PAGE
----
For those Australians living remotely who experience mental health challenges, seeking and receiving treatment and recovery can be more difficult, particularly as mental health services are often not easily accessible without travelling long distances.

In addition, the proportion of First Nation’s people increases with remoteness, from 1.8% in major cities, to 32% in remote and very remote areas. A lack of culturally safe services and support can be a barrier to receiving adequate mental health care.

Support is available for Aussies living in rural and remote areas. The National Rural Health Alliance provides helpful factsheets for a range of services, including rural mental health services and patient assisted travel schemes.

Rural and Remote Mental Health, a not-for-profit organisation that’s working to address the mental health gap between major cities and the regions, runs workshops teaching people living in rural and remote Australia about mental wellbeing.

For people living outside metropolitan areas, telehealth services can be a good option, and Medicare rebates are available through the Better Access Program.

  • 13YARN (13 92 76) offers the opportunity for First Nations peoples to talk with a trained Lifeline Aboriginal and/or Torres Strait Islander Crisis Supporter over the phone.
  • Young people can get free support from headspace on 1800 650 890 9am-1am AEDT every day.
  • Confidential, free crisis support is available 24/7 from anywhere in Australia via Lifeline. Phone 13 11 14, text 0477 13 11 14 or access webchat via the Lifeline website.

High school & mental health

Day 21: 186 push-ups

Today’s target is 186 push-ups, for the 18.6% of Year 8 students experiencing severe symptoms of anxiety.

A recent study on the self-reported mental health of Australian Year 8 students has found that nearly 1 in 5 Aussie teens in Year 8 are experiencing severe symptoms of anxiety.

Levels of distress in this age group are significantly higher in girls than boys; with the data revealing that significant psychological distress was reported by 16.6% of boys in the study, compared to 42.0% of girls.

Students who identify as gender or sexuality diverse are at a much higher risk of experiencing mental health challenges. Results showed that LGBTQIA+ Year 8 students are over three times more likely to have engaged in self-harm, and four times more likely to experience serious suicidal ideation.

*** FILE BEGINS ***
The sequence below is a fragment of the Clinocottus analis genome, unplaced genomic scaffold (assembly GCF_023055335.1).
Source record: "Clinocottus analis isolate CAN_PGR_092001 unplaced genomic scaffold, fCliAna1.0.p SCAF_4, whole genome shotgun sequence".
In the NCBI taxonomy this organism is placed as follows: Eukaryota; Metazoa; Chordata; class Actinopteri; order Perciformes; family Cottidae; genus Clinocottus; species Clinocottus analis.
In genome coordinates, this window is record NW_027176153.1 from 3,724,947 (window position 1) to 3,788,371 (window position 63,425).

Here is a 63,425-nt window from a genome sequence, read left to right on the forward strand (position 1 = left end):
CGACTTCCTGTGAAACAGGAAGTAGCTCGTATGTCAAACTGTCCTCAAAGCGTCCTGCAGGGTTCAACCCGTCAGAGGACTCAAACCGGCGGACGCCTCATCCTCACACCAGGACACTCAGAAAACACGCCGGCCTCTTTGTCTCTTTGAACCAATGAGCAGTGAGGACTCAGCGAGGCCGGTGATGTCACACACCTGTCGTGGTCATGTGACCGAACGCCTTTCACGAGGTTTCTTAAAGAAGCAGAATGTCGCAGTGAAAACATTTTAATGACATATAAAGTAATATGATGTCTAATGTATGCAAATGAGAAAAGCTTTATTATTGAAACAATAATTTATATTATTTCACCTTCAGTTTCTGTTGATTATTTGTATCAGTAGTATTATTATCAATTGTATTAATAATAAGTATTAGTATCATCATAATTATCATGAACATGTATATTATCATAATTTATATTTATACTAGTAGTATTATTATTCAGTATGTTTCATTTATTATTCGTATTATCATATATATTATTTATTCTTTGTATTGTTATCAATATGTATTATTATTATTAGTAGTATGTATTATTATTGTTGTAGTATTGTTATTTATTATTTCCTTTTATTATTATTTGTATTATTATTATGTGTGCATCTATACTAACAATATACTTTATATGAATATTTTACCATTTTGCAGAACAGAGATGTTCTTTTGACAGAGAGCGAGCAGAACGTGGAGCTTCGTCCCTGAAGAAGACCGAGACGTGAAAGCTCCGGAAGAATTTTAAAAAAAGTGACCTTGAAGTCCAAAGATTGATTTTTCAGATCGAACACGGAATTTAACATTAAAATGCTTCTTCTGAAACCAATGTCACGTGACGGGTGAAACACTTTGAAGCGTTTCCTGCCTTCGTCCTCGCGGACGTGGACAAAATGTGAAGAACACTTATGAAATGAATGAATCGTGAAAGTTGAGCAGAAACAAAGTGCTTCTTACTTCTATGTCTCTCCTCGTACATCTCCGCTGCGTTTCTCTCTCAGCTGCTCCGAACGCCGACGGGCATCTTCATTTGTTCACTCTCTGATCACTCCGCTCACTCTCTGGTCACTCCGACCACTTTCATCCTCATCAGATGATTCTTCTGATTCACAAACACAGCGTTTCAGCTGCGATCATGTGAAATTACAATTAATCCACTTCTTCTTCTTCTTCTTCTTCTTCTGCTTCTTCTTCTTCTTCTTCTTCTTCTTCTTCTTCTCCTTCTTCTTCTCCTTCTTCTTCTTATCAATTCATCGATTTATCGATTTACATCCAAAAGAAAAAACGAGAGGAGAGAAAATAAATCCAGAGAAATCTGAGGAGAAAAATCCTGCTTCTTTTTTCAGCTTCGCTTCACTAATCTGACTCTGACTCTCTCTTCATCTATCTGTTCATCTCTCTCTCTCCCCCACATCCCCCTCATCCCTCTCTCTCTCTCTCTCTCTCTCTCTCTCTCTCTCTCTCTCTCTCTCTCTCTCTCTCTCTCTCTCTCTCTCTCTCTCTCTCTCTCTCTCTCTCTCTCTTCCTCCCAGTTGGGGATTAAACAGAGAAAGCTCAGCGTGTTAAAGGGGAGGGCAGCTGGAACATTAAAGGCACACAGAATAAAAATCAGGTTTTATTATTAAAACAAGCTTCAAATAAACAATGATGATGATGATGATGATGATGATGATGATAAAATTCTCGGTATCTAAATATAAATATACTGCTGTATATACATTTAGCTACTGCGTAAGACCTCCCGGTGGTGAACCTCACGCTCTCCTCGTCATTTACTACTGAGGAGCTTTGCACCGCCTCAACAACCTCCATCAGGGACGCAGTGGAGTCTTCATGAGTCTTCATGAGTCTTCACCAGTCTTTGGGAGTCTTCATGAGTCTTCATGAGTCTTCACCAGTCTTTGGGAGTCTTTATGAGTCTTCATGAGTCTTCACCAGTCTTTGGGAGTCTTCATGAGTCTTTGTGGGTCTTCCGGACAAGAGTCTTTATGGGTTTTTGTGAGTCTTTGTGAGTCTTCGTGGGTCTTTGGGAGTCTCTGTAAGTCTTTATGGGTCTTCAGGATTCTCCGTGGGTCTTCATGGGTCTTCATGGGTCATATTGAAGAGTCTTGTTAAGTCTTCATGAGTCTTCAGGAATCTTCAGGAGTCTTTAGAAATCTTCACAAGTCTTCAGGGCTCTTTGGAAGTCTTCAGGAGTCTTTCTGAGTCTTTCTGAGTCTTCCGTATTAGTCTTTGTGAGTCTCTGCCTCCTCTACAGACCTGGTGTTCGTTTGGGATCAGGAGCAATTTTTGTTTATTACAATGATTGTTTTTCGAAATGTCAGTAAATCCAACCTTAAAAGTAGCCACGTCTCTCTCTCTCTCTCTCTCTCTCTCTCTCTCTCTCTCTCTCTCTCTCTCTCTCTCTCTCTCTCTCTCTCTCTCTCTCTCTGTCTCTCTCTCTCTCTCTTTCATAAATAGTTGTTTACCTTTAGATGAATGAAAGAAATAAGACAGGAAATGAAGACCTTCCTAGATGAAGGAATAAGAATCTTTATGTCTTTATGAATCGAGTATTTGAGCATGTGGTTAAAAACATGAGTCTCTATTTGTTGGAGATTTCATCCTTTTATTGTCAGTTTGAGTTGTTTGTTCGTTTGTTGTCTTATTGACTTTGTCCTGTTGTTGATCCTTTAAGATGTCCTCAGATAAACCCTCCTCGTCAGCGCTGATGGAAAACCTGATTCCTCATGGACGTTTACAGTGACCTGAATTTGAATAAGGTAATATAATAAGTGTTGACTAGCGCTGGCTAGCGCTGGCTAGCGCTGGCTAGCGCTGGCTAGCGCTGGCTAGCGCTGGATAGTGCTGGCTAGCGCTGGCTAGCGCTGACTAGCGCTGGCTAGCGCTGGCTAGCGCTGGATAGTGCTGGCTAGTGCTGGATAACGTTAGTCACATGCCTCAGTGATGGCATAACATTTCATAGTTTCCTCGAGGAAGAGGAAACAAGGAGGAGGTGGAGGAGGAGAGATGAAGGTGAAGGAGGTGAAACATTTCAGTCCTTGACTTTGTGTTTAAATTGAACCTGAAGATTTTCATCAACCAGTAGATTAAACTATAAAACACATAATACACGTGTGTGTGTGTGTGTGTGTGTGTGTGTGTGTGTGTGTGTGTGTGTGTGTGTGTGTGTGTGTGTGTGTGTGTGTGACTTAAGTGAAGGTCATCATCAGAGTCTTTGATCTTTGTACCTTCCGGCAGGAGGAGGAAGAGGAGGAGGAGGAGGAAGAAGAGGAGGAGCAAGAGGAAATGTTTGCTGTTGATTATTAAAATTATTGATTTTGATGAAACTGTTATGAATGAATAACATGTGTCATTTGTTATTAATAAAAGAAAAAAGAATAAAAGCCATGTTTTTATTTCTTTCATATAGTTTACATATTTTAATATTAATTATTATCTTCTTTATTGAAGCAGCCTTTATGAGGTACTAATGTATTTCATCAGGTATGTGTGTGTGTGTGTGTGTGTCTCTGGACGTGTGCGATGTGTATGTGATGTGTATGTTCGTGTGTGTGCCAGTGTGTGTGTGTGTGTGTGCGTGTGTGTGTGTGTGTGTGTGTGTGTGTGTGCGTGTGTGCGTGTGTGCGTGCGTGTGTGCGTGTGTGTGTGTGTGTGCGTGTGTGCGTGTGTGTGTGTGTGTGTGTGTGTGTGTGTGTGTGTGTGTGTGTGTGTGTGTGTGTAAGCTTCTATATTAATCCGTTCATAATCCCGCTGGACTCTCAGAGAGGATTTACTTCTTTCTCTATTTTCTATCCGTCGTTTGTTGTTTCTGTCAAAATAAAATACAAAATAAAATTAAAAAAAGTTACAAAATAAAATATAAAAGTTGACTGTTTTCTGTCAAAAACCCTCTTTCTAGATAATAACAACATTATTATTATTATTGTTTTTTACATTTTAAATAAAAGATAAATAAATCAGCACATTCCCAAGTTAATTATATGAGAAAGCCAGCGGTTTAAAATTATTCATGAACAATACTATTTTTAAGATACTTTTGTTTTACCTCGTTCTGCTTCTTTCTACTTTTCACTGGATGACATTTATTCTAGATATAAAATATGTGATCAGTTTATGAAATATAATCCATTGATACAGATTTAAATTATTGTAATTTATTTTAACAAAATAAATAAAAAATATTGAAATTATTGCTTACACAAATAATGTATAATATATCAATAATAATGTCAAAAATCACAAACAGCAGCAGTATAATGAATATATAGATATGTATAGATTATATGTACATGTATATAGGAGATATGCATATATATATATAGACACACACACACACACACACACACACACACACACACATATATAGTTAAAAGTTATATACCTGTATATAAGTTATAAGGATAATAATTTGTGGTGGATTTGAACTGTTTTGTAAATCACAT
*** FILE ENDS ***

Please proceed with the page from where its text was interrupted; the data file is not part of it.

For many people experiencing symptoms of depression and anxiety, talking about how they’re feeling is often one of the first steps to feeling better. Often, starting the conversation is the hardest part.

If the young person doesn’t want to talk, let them know you’re always here if they feel like chatting, and be sure to check in with them again soon.

If you’re a young person in distress and you don’t feel like there’s someone in your life you can open up to, headspace is an excellent resource dedicated to providing early intervention mental health services to 12-25-year-olds. Need to talk to someone? headspace is available 9am – 1am AEDT every day on 1800 650 890.

Need some pointers on how to get into a better headspace? Better sleep, strong relationships, physical exercise, and limiting alcohol and drugs have been shown to improve mental wellbeing.

headspace provides youth-focused support for mental health, wellbeing, and general health online and through its network of over 150 communities across Australia. Find your local headspace service via the headspace website.

Kindness & mental health

Day 20: 170 push-ups

Today’s target is 170 push-ups, because doing at least one act of kindness every day for 7 days in a row may boost our happiness, according to a recent study.

According to this study, being kind to others, being kind to ourselves, and actively observing the kindness happening around us, can all boost our happiness.

The more acts of kindness that we do, the greater the increase in happiness we’ll feel. So, why is being kind so good for us? Acts of kindness toward others can strengthen friendships and protect us against feelings of isolation by creating a sense of belonging and connection.